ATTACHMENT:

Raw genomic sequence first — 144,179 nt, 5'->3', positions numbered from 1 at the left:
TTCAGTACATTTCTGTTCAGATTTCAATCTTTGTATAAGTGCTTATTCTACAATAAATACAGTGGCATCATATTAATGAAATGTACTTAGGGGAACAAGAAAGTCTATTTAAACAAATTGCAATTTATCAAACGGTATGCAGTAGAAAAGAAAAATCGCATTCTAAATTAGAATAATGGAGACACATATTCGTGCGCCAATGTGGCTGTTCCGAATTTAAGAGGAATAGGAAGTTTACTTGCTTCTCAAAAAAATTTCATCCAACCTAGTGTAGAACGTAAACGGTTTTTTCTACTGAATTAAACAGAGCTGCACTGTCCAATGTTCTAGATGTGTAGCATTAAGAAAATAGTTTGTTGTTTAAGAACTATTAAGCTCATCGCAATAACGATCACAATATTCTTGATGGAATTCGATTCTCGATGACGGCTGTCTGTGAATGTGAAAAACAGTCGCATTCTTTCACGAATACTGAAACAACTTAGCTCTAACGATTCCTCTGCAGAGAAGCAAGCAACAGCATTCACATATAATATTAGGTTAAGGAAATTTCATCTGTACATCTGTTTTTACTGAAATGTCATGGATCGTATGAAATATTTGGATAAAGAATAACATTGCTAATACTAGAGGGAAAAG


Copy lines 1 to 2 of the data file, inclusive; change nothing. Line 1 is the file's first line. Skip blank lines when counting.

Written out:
Raw genomic sequence first — 144,179 nt, 5'->3', positions numbered from 1 at the left:
TTCAGTACATTTCTGTTCAGATTTCAATCTTTGTATAAGTGCTTATTCTACAATAAATACAGTGGCATCATATTAATGAAATGTACTTAGGGGAACAAGAAAGTCTATTTAAACAAATTGCAATTTATCAAACGGTATGCAGTAGAAAAGAAAAATCGCATTCTAAATTAGAATAATGGAGACACATATTCGTGCGCCAATGTGGCTGTTCCGAATTTAAGAGGAATAGGAAGTTTACTTGCTTCTCAAAAAAATTTCATCCAACCTAGTGTAGAACGTAAACGGTTTTTTCTACTGAATTAAACAGAGCTGCACTGTCCAATGTTCTAGATGTGTAGCATTAAGAAAATAGTTTGTTGTTTAAGAACTATTAAGCTCATCGCAATAACGATCACAATATTCTTGATGGAATTCGATTCTCGATGACGGCTGTCTGTGAATGTGAAAAACAGTCGCATTCTTTCACGAATACTGAAACAACTTAGCTCTAACGATTCCTCTGCAGAGAAGCAAGCAACAGCATTCACATATAATATTAGGTTAAGGAAATTTCATCTGTACATCTGTTTTTACTGAAATGTCATGGATCGTATGAAATATTTGGATAAAGAATAACATTGCTAATACTAGAGGGAAAAG